Consumer demand for clothing made with conscientious materials has designers and big brands finding new methods of production sustainability.
Pick up a chain store T-shirt and it’s probably shrouded in mystery. The tags don’t give much away. Where exactly did this shirt come from, how many resources went into the production and who were the workers along the line?
Shoppers have started asking for answers, and that scrutiny is prompting change. Technological innovations throughout the garment industry are making it easier to introduce traceability, renewable energy, recycling and transparency to what used to be a hidden process. Fashion is finally getting a sustainable edge.
“It’s important to know where things come from and how they’re made, and if possible to find out what the ethical standards are,” said Rob Drake-Knight, co-founder of the U.K. eco-fashion brand Rapanui.
He and his brother Martin started the company on England’s Isle of Wight — with seed money from their summer savings, plus a couple boxes of T-shirts.
Martin studied renewable energy engineering so the duo applied that knowledge to their growing business.
The Rapanui factory in India sources energy directly from a wind farm, and its local factory works with the British energy management consultancy Good Energy, which sources from wind, solar and hydro-electric plants.
“We think it’s really important that we just tell the truth so we decided to create traceability maps,” Drake-Knight said. An interactive Google map on the Rapanui site shows where the wind farms are in India, the cutting and sewing facility and the shipping route.
The base clothes Rapanui uses for its designs are made from sustainable materials like recycled plastic and certified organic cotton. Switching to new printers has conserved resources as well. Now the company uses direct-to-garment technology that essentially prints orders on-demand.
“There’s no stock wastage,” Drake-Knight said.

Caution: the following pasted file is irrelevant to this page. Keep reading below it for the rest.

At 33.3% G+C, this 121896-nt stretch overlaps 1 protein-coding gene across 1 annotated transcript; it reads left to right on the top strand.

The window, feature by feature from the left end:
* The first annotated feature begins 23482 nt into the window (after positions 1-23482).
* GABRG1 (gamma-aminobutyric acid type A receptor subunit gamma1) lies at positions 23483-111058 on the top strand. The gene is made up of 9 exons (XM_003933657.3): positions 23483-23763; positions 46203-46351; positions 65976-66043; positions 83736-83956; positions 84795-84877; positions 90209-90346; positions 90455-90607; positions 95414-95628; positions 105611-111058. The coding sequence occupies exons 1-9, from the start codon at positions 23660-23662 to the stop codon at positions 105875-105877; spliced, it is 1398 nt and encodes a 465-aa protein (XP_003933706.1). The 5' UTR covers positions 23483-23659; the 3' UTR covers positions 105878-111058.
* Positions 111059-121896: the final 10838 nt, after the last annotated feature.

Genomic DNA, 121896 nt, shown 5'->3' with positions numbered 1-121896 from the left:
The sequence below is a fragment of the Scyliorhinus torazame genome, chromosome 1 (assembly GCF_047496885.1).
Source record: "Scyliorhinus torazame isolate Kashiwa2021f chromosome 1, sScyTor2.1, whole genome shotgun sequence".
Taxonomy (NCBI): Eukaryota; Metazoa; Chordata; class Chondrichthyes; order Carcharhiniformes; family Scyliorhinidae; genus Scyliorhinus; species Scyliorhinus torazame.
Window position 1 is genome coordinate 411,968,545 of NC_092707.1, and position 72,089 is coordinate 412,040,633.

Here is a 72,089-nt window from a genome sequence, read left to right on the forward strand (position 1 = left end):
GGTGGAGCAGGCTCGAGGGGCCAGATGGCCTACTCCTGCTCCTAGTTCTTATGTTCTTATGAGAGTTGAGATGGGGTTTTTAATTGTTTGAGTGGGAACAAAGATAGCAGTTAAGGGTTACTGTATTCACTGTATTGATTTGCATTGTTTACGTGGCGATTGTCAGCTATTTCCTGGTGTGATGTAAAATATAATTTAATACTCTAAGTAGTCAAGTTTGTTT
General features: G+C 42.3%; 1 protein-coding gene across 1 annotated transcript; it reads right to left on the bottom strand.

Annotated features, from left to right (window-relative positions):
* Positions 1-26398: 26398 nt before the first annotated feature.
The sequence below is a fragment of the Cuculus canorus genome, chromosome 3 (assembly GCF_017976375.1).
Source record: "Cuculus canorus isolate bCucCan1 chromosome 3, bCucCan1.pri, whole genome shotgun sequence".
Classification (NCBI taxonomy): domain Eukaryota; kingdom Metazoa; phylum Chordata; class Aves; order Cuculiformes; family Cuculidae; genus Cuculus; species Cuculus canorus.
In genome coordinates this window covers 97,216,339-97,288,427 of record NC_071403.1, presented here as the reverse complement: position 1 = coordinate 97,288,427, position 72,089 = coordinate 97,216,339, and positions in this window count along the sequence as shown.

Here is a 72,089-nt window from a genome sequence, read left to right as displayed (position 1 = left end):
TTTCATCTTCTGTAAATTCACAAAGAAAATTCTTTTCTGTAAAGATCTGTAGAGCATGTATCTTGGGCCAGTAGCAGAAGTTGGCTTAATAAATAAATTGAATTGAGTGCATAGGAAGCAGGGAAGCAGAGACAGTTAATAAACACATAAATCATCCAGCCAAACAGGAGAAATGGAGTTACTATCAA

When sustainability and clothing come up in conversation, so does Patagonia. The outdoor clothing company is viewed as a leader in environmental and social responsibility. Rather than duck complex challenges, the company tackles them head-on.
In early 2012, Patagonia ran an ad that read “Claim It: There Is No Green Wetsuit” about their decision not to use bamboo in wetsuits. But the search for a truly green alternative to neoprene made from petroleum or limestone was never called off.
Now the wetsuits contain unique material made by Yulex Corporation derived from a renewable, hardy desert shrub called guayule.
The company has also been working to bring transparency into its supply chain with efforts like Footprint Chronicles, which tracks the social and environmental impacts of Patagonia’s production line.
More recently, the clothier made the switch to 100-percent traceable down sourced from birds that were never force-fed or live-plucked. Audits start in facilities where birds are raised to lay eggs.
Last year Patagonia launched the $20 Million & Change fund to invest in like-minded startups working to benefit the environment. One of those startups is Denver-based tech company CO2Nexus, which created a waterless process called Tersus Solutions to clean textiles using liquid carbon dioxide.
Estimates on the amount of water that goes into making one piece of clothing vary greatly, but the World Wildlife Foundation reported that it can take 2,700 liters — more than 700 gallons — to produce a single cotton T-shirt. CO2Nexus wants to stem that tide.
Their process uses liquid carbon dioxide that runs through a filter and gets pumped into a chamber that resembles an enormous washing machine. Once inside, garments can be cleaned, dyed or waterproofed depending on the application needed, according to CO2Nexus marketing manager Brit Gibson.
The liquid carbon dioxide is then sucked out of the machine and any dirt, detergent or solution gets filtered.
“We recycle the carbon dioxide into holding tanks,” Gibson said. “It’s actually super simple.” Their engineering team is researching bio-based alternatives to industrial garment processing chemicals. Currently the startup is testing its technology and preparing for commercialization.
Now that she understands all the resources that typically go into making a pair of jeans or a shirt, Gibson views clothing in a new light.
“It’s been very eye-opening,” she said. “I look at my wardrobe very differently.”